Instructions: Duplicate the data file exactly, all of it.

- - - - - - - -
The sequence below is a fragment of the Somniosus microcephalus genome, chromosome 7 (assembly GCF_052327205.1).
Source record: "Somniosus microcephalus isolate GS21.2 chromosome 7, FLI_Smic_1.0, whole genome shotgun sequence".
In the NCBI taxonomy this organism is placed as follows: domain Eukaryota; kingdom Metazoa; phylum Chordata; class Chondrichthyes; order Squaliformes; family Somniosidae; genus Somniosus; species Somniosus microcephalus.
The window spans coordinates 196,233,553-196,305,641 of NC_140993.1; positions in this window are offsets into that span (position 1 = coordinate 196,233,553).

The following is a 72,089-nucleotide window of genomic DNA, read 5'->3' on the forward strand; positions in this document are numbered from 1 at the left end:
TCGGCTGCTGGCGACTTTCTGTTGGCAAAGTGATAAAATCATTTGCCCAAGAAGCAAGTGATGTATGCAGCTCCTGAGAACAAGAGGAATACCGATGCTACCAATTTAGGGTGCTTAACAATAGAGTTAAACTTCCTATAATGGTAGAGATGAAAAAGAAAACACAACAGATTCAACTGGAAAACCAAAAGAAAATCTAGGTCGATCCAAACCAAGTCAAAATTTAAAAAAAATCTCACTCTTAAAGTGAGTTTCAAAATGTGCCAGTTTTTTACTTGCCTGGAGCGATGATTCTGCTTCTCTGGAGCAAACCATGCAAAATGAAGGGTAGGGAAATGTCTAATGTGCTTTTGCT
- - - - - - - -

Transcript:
The sequence below is a fragment of the Somniosus microcephalus genome, chromosome 7 (assembly GCF_052327205.1).
Source record: "Somniosus microcephalus isolate GS21.2 chromosome 7, FLI_Smic_1.0, whole genome shotgun sequence".
In the NCBI taxonomy this organism is placed as follows: domain Eukaryota; kingdom Metazoa; phylum Chordata; class Chondrichthyes; order Squaliformes; family Somniosidae; genus Somniosus; species Somniosus microcephalus.
The window spans coordinates 196,233,553-196,305,641 of NC_140993.1; positions in this window are offsets into that span (position 1 = coordinate 196,233,553).

The following is a 72,089-nucleotide window of genomic DNA, read 5'->3' on the forward strand; positions in this document are numbered from 1 at the left end:
TCGGCTGCTGGCGACTTTCTGTTGGCAAAGTGATAAAATCATTTGCCCAAGAAGCAAGTGATGTATGCAGCTCCTGAGAACAAGAGGAATACCGATGCTACCAATTTAGGGTGCTTAACAATAGAGTTAAACTTCCTATAATGGTAGAGATGAAAAAGAAAACACAACAGATTCAACTGGAAAACCAAAAGAAAATCTAGGTCGATCCAAACCAAGTCAAAATTTAAAAAAAATCTCACTCTTAAAGTGAGTTTCAAAATGTGCCAGTTTTTTACTTGCCTGGAGCGATGATTCTGCTTCTCTGGAGCAAACCATGCAAAATGAAGGGTAGGGAAATGTCTAATGTGCTTTTGCT